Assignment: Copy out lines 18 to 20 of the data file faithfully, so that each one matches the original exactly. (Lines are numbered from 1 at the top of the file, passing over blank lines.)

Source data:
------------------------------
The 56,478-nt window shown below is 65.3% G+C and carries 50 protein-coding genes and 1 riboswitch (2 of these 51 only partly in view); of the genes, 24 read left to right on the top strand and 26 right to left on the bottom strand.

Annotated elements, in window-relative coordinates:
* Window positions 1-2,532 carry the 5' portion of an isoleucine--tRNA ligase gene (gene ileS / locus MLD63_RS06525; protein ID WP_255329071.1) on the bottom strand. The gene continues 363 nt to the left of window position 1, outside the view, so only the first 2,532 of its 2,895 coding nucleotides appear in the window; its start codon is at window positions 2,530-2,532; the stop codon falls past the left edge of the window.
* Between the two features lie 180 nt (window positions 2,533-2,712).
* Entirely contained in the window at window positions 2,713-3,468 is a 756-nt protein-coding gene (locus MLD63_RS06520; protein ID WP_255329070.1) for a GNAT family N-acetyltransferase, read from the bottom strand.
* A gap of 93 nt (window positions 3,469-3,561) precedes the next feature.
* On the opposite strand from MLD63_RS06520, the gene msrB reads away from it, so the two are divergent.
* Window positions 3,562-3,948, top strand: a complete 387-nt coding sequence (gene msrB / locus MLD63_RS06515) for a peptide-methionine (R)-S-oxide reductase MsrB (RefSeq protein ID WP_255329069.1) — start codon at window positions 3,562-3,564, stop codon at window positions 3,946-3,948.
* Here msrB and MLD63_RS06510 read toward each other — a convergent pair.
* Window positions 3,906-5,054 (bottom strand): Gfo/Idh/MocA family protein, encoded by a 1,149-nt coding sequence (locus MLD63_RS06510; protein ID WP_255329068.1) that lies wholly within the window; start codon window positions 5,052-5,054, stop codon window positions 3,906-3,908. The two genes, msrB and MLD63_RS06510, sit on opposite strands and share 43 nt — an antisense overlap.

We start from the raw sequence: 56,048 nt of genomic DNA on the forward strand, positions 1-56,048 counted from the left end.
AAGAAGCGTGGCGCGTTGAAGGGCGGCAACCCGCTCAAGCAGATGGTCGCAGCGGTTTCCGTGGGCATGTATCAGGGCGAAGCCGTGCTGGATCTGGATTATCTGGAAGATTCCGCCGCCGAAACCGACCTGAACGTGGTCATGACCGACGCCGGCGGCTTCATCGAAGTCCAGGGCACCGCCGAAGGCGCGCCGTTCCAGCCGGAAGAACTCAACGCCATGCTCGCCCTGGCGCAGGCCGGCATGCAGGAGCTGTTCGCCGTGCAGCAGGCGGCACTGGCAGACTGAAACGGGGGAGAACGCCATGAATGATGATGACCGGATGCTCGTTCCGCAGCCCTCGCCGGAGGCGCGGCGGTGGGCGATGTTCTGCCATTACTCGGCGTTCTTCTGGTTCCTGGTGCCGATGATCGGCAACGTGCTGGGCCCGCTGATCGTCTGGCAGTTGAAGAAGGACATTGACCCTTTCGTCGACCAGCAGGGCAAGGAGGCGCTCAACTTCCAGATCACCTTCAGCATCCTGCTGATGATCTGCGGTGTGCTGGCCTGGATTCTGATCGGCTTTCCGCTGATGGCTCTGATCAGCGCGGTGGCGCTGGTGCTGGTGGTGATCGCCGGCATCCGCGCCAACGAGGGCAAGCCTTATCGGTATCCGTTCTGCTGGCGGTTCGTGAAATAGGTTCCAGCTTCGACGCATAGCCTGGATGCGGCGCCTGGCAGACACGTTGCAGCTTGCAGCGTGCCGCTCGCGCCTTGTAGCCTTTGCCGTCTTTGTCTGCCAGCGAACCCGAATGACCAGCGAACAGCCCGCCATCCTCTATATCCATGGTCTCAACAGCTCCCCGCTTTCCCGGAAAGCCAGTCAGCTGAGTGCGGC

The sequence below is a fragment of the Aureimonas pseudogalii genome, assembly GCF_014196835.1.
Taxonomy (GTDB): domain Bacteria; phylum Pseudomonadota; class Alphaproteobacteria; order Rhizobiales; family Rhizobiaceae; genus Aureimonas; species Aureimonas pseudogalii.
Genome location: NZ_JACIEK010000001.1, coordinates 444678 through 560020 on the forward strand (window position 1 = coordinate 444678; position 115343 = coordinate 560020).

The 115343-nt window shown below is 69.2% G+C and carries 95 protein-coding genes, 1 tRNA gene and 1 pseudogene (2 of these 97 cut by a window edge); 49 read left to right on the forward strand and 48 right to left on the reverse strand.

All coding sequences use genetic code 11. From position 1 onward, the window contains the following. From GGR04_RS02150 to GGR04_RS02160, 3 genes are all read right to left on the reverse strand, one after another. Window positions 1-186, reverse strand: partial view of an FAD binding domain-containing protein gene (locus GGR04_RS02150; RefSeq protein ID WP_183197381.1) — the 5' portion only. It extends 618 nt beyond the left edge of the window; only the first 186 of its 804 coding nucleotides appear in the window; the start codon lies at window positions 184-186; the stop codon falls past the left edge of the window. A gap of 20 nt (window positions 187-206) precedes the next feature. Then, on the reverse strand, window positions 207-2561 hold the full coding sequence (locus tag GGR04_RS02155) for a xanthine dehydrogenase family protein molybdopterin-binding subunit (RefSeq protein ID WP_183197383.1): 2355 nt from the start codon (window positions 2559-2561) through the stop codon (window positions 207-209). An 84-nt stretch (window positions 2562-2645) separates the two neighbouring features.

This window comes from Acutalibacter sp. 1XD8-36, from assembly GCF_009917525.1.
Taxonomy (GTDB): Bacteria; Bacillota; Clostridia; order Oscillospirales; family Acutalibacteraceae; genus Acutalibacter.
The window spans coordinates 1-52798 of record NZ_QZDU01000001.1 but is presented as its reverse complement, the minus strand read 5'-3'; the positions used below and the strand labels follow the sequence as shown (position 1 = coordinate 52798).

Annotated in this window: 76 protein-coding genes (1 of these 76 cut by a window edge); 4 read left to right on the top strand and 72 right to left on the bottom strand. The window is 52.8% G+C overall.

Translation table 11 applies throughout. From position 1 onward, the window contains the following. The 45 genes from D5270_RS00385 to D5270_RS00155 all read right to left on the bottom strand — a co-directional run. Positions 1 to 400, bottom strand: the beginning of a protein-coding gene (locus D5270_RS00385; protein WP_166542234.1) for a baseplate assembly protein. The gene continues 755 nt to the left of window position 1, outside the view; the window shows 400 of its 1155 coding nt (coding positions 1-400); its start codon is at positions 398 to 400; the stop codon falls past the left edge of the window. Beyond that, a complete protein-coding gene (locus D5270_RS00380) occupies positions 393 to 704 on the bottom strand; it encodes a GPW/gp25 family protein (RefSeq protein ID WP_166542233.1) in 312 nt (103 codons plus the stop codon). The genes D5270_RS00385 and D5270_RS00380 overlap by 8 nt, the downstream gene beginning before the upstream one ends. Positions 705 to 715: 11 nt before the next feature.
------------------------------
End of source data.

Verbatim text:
This window comes from Acutalibacter sp. 1XD8-36, from assembly GCF_009917525.1.
Taxonomy (GTDB): Bacteria; Bacillota; Clostridia; order Oscillospirales; family Acutalibacteraceae; genus Acutalibacter.
The window spans coordinates 1-52798 of record NZ_QZDU01000001.1 but is presented as its reverse complement, the minus strand read 5'-3'; the positions used below and the strand labels follow the sequence as shown (position 1 = coordinate 52798).